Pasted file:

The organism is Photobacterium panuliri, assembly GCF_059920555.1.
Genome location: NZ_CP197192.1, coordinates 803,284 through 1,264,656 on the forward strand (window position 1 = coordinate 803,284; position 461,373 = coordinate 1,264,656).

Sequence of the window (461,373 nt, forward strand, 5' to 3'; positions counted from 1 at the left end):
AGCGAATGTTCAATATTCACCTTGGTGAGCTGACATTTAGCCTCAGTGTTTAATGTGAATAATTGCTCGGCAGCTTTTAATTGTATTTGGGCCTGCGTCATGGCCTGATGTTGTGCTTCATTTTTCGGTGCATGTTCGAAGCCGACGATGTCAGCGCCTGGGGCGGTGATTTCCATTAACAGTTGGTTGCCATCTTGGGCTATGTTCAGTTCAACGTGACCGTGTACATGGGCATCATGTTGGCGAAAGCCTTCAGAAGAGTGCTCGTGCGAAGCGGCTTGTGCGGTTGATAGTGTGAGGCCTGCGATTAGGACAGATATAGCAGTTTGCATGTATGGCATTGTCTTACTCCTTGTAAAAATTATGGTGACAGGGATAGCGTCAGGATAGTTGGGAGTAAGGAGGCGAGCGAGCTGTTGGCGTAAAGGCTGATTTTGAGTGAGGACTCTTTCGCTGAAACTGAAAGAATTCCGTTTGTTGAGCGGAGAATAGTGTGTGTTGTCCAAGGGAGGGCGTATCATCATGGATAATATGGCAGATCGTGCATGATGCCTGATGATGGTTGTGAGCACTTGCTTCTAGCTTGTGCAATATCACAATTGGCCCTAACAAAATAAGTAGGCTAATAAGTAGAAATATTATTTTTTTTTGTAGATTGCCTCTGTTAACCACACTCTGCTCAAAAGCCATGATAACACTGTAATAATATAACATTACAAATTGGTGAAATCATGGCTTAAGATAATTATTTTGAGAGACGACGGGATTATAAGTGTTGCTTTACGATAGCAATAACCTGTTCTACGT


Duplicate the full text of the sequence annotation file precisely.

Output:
The organism is Photobacterium panuliri, assembly GCF_059920555.1.
Genome location: NZ_CP197192.1, coordinates 803,284 through 1,264,656 on the forward strand (window position 1 = coordinate 803,284; position 461,373 = coordinate 1,264,656).

Sequence of the window (461,373 nt, forward strand, 5' to 3'; positions counted from 1 at the left end):
AGCGAATGTTCAATATTCACCTTGGTGAGCTGACATTTAGCCTCAGTGTTTAATGTGAATAATTGCTCGGCAGCTTTTAATTGTATTTGGGCCTGCGTCATGGCCTGATGTTGTGCTTCATTTTTCGGTGCATGTTCGAAGCCGACGATGTCAGCGCCTGGGGCGGTGATTTCCATTAACAGTTGGTTGCCATCTTGGGCTATGTTCAGTTCAACGTGACCGTGTACATGGGCATCATGTTGGCGAAAGCCTTCAGAAGAGTGCTCGTGCGAAGCGGCTTGTGCGGTTGATAGTGTGAGGCCTGCGATTAGGACAGATATAGCAGTTTGCATGTATGGCATTGTCTTACTCCTTGTAAAAATTATGGTGACAGGGATAGCGTCAGGATAGTTGGGAGTAAGGAGGCGAGCGAGCTGTTGGCGTAAAGGCTGATTTTGAGTGAGGACTCTTTCGCTGAAACTGAAAGAATTCCGTTTGTTGAGCGGAGAATAGTGTGTGTTGTCCAAGGGAGGGCGTATCATCATGGATAATATGGCAGATCGTGCATGATGCCTGATGATGGTTGTGAGCACTTGCTTCTAGCTTGTGCAATATCACAATTGGCCCTAACAAAATAAGTAGGCTAATAAGTAGAAATATTATTTTTTTTTGTAGATTGCCTCTGTTAACCACACTCTGCTCAAAAGCCATGATAACACTGTAATAATATAACATTACAAATTGGTGAAATCATGGCTTAAGATAATTATTTTGAGAGACGACGGGATTATAAGTGTTGCTTTACGATAGCAATAACCTGTTCTACGT